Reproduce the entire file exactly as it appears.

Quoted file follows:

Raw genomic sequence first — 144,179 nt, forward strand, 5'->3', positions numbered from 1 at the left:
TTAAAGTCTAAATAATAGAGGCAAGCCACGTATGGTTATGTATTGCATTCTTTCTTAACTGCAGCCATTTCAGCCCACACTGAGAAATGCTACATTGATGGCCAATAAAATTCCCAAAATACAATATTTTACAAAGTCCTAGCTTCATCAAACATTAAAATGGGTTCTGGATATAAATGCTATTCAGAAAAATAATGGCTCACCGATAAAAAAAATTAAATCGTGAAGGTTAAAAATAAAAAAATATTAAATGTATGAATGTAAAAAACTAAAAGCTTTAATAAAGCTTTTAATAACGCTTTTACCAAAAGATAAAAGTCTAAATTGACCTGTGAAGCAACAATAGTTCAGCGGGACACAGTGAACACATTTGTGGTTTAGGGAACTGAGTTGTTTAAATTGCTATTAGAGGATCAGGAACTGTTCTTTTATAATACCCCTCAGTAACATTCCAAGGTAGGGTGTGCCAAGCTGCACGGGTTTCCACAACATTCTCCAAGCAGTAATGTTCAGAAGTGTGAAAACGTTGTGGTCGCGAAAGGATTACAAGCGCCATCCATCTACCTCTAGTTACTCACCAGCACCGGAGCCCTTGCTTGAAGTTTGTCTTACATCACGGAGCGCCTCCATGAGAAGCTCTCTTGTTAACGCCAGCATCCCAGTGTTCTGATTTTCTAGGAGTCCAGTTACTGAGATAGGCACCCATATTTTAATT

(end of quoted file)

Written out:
Raw genomic sequence first — 144,179 nt, forward strand, 5'->3', positions numbered from 1 at the left:
TTAAAGTCTAAATAATAGAGGCAAGCCACGTATGGTTATGTATTGCATTCTTTCTTAACTGCAGCCATTTCAGCCCACACTGAGAAATGCTACATTGATGGCCAATAAAATTCCCAAAATACAATATTTTACAAAGTCCTAGCTTCATCAAACATTAAAATGGGTTCTGGATATAAATGCTATTCAGAAAAATAATGGCTCACCGATAAAAAAAATTAAATCGTGAAGGTTAAAAATAAAAAAATATTAAATGTATGAATGTAAAAAACTAAAAGCTTTAATAAAGCTTTTAATAACGCTTTTACCAAAAGATAAAAGTCTAAATTGACCTGTGAAGCAACAATAGTTCAGCGGGACACAGTGAACACATTTGTGGTTTAGGGAACTGAGTTGTTTAAATTGCTATTAGAGGATCAGGAACTGTTCTTTTATAATACCCCTCAGTAACATTCCAAGGTAGGGTGTGCCAAGCTGCACGGGTTTCCACAACATTCTCCAAGCAGTAATGTTCAGAAGTGTGAAAACGTTGTGGTCGCGAAAGGATTACAAGCGCCATCCATCTACCTCTAGTTACTCACCAGCACCGGAGCCCTTGCTTGAAGTTTGTCTTACATCACGGAGCGCCTCCATGAGAAGCTCTCTTGTTAACGCCAGCATCCCAGTGTTCTGATTTTCTAGGAGTCCAGTTACTGAGATAGGCACCCATATTTTAATT